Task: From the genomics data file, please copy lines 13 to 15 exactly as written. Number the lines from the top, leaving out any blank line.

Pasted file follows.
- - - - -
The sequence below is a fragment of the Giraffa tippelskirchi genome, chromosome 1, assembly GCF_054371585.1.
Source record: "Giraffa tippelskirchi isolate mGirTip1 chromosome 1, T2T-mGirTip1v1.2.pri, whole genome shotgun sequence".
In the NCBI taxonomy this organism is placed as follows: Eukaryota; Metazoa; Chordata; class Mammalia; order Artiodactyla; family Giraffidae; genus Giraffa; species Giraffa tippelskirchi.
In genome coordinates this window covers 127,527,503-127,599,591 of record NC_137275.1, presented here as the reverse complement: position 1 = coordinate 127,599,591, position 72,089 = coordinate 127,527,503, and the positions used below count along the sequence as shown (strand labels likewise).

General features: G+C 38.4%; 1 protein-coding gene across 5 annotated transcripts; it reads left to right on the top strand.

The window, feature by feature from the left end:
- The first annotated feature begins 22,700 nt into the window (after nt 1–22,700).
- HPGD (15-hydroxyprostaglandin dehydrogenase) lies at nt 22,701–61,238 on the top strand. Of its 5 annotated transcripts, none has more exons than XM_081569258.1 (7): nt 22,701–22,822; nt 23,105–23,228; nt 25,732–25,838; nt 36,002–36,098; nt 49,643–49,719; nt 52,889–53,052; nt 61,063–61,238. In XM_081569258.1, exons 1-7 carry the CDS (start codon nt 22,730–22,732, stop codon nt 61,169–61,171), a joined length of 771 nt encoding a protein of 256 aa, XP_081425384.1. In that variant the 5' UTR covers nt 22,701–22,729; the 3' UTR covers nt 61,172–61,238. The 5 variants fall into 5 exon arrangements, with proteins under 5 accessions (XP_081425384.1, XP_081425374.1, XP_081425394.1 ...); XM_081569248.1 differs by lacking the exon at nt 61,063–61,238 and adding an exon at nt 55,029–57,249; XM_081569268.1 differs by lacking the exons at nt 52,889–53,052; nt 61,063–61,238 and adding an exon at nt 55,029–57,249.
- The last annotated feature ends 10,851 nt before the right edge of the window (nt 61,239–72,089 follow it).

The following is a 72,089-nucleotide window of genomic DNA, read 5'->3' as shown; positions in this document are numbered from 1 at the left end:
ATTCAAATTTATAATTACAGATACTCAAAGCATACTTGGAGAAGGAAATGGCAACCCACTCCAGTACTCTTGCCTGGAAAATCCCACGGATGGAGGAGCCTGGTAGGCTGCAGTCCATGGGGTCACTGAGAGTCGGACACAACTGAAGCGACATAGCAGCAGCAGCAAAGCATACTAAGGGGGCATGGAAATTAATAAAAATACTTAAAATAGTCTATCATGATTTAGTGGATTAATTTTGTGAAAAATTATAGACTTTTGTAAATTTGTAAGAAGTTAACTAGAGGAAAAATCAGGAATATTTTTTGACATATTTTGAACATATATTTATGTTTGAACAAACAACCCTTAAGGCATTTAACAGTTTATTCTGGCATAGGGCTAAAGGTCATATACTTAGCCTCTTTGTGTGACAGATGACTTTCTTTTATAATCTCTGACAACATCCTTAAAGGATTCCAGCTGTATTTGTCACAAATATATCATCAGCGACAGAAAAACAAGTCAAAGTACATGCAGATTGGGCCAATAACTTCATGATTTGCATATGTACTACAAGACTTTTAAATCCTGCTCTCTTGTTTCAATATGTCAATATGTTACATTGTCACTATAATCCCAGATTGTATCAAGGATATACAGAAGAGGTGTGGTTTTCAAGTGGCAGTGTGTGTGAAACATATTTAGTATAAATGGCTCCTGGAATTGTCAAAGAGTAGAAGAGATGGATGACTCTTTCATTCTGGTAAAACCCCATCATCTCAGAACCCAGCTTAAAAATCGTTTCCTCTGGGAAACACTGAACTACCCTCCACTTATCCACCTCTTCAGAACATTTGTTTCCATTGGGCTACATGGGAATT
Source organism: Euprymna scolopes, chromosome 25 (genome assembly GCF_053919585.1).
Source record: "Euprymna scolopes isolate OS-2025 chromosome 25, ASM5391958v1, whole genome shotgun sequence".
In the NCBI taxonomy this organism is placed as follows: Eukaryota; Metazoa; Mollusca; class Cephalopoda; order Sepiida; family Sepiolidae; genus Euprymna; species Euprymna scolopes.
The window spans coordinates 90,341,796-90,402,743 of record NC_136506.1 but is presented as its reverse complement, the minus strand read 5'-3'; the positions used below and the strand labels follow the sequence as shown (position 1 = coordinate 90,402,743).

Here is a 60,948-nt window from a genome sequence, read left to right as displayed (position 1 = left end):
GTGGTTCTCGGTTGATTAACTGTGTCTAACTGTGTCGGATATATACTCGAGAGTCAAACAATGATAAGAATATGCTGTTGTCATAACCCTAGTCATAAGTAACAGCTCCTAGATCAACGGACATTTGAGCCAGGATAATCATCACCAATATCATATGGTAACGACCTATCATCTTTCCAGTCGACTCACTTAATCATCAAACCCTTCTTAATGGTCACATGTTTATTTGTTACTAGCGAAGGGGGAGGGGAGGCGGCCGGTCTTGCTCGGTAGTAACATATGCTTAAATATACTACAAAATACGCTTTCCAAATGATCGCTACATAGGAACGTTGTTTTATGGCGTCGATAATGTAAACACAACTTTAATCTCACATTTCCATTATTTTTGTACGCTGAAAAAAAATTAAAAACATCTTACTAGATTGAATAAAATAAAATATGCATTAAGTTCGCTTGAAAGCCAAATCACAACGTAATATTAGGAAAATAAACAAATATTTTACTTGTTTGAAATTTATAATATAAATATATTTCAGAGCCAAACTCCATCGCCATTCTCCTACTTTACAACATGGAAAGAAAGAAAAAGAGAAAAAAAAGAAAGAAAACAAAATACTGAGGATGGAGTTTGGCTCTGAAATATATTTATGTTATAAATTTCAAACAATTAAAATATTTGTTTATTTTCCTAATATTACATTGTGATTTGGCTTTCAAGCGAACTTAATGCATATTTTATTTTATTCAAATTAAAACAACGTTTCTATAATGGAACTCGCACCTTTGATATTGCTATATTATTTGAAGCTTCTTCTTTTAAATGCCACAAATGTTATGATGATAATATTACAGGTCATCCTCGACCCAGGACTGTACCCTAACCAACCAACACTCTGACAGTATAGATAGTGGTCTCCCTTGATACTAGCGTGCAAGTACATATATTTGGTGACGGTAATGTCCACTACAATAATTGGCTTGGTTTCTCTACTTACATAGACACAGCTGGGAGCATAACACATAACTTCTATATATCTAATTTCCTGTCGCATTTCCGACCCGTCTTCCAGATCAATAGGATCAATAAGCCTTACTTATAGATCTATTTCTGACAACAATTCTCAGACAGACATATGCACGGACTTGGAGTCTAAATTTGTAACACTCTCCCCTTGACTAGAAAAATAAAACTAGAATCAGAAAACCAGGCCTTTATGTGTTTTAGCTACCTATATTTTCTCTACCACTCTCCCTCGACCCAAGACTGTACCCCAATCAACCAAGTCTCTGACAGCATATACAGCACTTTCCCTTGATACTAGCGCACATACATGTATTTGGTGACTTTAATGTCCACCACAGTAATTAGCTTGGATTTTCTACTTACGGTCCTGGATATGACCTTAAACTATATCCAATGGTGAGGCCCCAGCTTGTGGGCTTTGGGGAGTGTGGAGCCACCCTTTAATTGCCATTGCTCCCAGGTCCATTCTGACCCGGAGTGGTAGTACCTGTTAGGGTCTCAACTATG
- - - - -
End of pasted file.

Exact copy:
Source record: "Euprymna scolopes isolate OS-2025 chromosome 25, ASM5391958v1, whole genome shotgun sequence".
In the NCBI taxonomy this organism is placed as follows: Eukaryota; Metazoa; Mollusca; class Cephalopoda; order Sepiida; family Sepiolidae; genus Euprymna; species Euprymna scolopes.
The window spans coordinates 90,341,796-90,402,743 of record NC_136506.1 but is presented as its reverse complement, the minus strand read 5'-3'; the positions used below and the strand labels follow the sequence as shown (position 1 = coordinate 90,402,743).